Active Child

Music, Rock and indie
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Active Child
Photograph: Ricky Chapman
Active Child

Close your eyes and try to imagine what would happen if you intertwined twinkling harp strums with dubstep beats and shimmering synths. Got it? Now, infuse that ethereal mélange with a PBR&B vibe, and top it all off with sorrowful, multitracked vocals. Doesn’t sound like it should work, but Pat Grossi has nailed the mesmerizing brew as Active Child. Released last November, Grossi’s full-length debut, You Are All I See,elaborates upon the transcendental pop textures that garnered his 2010 Curtis Lane EP so much buzz.

The L.A. dweller’s musicianship goes back to his childhood, when he spent years singing in a Philadelphia church choir—an influence that shines through his grand, atypical songs, which sound like Nicolas Jaar working in a cathedral. Grossi is a self-professed obsessive, and you can hear it in his painstakingly detailed compositions, in which laptop-produced beats layered with classical instruments (primarily organs and the aforementioned harp) back his meticulously trained voice, leaping from tenor to falsetto with precision and abandon.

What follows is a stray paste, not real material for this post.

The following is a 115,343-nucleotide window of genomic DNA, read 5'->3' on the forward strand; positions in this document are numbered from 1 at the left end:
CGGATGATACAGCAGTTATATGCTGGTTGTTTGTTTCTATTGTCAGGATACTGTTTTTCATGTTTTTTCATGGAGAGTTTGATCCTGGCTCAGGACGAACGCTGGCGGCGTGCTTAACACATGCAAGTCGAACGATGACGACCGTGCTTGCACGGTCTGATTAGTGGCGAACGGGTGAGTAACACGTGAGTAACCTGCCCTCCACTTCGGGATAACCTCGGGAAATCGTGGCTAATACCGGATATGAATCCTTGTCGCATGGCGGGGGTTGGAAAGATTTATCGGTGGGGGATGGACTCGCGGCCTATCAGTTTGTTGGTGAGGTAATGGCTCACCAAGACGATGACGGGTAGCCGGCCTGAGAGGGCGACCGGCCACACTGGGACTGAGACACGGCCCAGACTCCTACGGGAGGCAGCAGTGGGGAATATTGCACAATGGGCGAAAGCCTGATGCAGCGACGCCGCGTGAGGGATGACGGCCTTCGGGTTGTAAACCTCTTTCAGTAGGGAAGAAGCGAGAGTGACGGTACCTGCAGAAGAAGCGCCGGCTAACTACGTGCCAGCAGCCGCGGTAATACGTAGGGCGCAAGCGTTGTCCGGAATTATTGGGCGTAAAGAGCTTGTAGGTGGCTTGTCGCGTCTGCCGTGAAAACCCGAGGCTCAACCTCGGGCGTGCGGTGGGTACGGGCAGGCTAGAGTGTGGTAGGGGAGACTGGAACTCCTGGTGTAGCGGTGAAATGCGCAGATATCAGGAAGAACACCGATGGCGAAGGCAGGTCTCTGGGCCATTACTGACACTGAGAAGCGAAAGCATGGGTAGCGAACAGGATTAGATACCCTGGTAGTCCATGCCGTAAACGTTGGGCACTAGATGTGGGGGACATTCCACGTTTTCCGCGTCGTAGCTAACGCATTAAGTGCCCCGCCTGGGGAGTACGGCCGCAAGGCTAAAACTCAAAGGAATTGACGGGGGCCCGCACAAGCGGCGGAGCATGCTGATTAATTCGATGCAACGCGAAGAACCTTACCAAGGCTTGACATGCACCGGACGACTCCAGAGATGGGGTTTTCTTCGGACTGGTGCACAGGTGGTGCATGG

Active Child presents a genre-blind vision, pulling together strains of Bon Iver’s glacial mysticism, M83’s epic electronic pop and James Blake’s subdued dubstep (Grossi has toured with the latter two). Labeled everything from choral R&B to bedroom indie pop, Grossi’s music can chill your spine as easily as it possesses you to dance. Classifications aside, Grossi brings his dizzyingly beautiful act to town for two nights this week—let the spiritually enlightening listening begin.—Marley Lynch

(Admirers of Clams Casino and Burial should check out Balam Acab, a.k.a. wunderkind PA producer Alec Koone. Joining them on Friday is captivating quartet New Moods.)

Follow Marley Lynch on Twitter: @marleyasinbob

Buy You Are All I See on iTunes

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